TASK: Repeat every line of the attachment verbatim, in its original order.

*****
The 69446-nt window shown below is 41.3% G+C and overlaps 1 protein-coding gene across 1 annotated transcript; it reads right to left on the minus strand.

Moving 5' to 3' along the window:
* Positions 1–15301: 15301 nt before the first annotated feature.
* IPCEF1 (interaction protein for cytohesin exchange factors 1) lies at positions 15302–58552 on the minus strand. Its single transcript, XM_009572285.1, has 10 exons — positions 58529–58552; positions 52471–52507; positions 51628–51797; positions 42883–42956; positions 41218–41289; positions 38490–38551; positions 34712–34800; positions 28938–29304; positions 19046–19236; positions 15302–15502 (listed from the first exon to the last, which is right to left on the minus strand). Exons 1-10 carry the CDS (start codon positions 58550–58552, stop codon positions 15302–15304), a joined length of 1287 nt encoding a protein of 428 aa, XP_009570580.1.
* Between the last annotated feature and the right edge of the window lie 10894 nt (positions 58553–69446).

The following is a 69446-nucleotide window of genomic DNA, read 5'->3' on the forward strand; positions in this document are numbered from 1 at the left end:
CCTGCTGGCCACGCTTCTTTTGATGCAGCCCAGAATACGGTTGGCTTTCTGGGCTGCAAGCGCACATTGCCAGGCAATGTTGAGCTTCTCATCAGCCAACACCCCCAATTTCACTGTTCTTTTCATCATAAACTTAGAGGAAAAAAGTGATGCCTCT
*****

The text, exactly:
The 69446-nt window shown below is 41.3% G+C and overlaps 1 protein-coding gene across 1 annotated transcript; it reads right to left on the minus strand.

Moving 5' to 3' along the window:
* Positions 1–15301: 15301 nt before the first annotated feature.
* IPCEF1 (interaction protein for cytohesin exchange factors 1) lies at positions 15302–58552 on the minus strand. Its single transcript, XM_009572285.1, has 10 exons — positions 58529–58552; positions 52471–52507; positions 51628–51797; positions 42883–42956; positions 41218–41289; positions 38490–38551; positions 34712–34800; positions 28938–29304; positions 19046–19236; positions 15302–15502 (listed from the first exon to the last, which is right to left on the minus strand). Exons 1-10 carry the CDS (start codon positions 58550–58552, stop codon positions 15302–15304), a joined length of 1287 nt encoding a protein of 428 aa, XP_009570580.1.
* Between the last annotated feature and the right edge of the window lie 10894 nt (positions 58553–69446).

The following is a 69446-nucleotide window of genomic DNA, read 5'->3' on the forward strand; positions in this document are numbered from 1 at the left end:
CCTGCTGGCCACGCTTCTTTTGATGCAGCCCAGAATACGGTTGGCTTTCTGGGCTGCAAGCGCACATTGCCAGGCAATGTTGAGCTTCTCATCAGCCAACACCCCCAATTTCACTGTTCTTTTCATCATAAACTTAGAGGAAAAAAGTGATGCCTCT